When it comes to short-term day trading, Forex and contract for difference (CFD) are some options that pop up in a Google search. Neither market should be whimsically entered by someone without trading experience, especially when it comes to CFD trading. This article will go over the differences between both types of trading without any fluff or hype.
CFD trading itself shouldn’t be considered a financial market, but rather a method of trading derivatives. The basic idea is to trade through a third party to make a bet on the market without actually purchasing the goods themselves. It can be applied to stocks, commodities, cryptocurrencies and even the Forex market.
A CFD will contain price differences on its entry and closing price and the rate is arbitrarily set and may differ from the live market. The buyer will receive the difference if it is higher than the agreed closing price, but it will come at a loss if it is lower than the entry price.
Only a small margin deposit will be placed on a trade, which is one of the most valued aspects of CFD trading. A really low up-front amount can be put up, like 5% of a trade. These high margins can be dangerous in the hands of irresponsible traders but have big potential for those that know how to use it.
There are certainly risks of CFD trading, especially considering that the contract usually has its arbitrary pricing compared to the live market. Using reliable CFD brokers would be a good start, and especially those that have prices closer to market value.
In its own right, the Forex market is quite diverse you have currency pairs from all around the world with a variety of trading methods. Trading regulation varies greatly by country, but it is much less regulated than other markets, like the stock market.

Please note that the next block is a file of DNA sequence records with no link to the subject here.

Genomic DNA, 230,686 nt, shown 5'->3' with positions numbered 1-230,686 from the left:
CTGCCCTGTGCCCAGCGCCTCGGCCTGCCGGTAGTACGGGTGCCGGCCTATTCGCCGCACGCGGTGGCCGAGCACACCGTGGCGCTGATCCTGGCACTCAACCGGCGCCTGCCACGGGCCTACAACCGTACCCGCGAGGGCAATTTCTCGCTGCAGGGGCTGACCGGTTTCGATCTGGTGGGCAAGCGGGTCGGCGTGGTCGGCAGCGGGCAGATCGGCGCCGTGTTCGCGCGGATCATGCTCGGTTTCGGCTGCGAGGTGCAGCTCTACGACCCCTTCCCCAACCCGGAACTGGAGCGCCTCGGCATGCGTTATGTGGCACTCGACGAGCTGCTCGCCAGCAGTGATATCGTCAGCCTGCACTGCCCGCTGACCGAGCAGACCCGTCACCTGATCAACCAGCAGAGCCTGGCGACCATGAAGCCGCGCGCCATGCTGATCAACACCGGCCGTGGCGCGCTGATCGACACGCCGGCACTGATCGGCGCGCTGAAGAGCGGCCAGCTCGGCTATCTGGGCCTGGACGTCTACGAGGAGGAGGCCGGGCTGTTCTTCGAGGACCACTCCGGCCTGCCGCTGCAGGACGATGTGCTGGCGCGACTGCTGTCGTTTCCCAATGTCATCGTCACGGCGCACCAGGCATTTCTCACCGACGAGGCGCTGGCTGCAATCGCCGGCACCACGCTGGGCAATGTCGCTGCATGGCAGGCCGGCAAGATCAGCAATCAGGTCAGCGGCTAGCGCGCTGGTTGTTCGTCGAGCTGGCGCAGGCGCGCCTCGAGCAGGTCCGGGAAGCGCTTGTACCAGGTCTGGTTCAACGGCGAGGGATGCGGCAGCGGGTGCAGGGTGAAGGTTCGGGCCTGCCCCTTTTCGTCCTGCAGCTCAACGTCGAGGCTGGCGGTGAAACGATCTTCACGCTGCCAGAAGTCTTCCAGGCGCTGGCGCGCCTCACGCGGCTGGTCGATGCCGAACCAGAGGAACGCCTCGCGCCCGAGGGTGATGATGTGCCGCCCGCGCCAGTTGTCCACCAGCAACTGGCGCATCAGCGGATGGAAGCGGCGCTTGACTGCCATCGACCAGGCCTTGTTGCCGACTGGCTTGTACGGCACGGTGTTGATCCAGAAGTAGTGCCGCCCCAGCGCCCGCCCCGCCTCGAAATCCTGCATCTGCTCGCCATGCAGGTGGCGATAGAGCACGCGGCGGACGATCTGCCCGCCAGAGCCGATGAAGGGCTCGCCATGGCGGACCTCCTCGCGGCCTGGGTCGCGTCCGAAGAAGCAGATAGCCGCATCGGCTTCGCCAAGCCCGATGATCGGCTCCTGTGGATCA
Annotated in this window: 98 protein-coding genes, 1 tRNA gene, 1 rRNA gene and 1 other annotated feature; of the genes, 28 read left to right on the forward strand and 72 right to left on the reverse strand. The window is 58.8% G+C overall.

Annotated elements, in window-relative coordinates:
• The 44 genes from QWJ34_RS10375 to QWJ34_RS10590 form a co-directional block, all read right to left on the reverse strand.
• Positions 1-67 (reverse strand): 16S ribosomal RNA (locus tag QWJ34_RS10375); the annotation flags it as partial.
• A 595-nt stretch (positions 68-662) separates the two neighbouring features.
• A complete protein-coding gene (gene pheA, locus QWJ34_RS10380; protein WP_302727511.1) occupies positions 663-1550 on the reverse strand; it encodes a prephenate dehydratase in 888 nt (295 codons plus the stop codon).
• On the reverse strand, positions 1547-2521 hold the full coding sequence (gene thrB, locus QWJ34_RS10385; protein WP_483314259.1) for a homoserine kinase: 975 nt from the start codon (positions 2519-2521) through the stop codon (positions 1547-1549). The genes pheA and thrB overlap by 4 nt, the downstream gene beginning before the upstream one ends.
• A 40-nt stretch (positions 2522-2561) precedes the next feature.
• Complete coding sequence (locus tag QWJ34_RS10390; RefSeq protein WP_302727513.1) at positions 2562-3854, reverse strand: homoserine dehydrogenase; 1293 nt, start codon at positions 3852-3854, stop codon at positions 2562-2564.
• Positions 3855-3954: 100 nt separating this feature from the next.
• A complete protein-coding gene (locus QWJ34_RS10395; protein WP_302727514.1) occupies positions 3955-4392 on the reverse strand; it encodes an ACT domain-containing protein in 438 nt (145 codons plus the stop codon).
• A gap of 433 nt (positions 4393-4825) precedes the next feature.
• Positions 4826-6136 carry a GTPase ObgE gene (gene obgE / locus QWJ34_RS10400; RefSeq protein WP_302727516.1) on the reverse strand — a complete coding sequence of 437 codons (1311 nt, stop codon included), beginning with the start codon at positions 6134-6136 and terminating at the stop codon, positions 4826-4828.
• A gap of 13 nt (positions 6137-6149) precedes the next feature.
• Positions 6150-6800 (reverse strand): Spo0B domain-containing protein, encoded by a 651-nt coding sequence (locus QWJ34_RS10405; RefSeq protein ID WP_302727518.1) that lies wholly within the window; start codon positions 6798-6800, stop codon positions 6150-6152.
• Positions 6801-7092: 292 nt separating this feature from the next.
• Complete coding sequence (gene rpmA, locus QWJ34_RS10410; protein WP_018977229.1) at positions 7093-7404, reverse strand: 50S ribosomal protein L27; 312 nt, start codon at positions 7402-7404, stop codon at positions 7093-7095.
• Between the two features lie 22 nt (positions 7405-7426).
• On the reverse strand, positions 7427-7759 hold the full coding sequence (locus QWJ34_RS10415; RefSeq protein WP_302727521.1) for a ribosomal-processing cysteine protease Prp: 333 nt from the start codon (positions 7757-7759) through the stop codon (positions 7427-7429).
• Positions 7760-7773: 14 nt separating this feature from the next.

There is a lot of overlap with the way CFD and Forex trading looks, especially considering that so many Forex brokers already offer leverage. Forex can be entered dynamically through over the counter trades and is even more decentralized than the nature of CFD trading.
If you’re only trading Forex, you’re limited at trading government-backed currencies. If you follow closely international events and international trade, this may be the better market for you. After all, the price of fiat currencies is mostly influenced by politics and policies of central banks rather than assets that may be backing them.
With a CFD, you can enter and exit any market without going through traditional trading processes. For an experienced trader looking to diversify, a CFD will offer an easier, short-term fix. Forex trading, on the other hand, is much more of a liquid market compared to other markets where you can use CFD.
If you are looking for over the counter trading, either Forex or CFD are solid options. A CFD only has the advantage of applying to nearly every market while Forex is centered around currencies.
If you are looking for long-term trading, you should stay away from CFD since it is more equivalent to making bets and being pragmatic in current market events. Forex, while still volatile, is better for medium to long-term holding if you have confidence in a certain currency pair.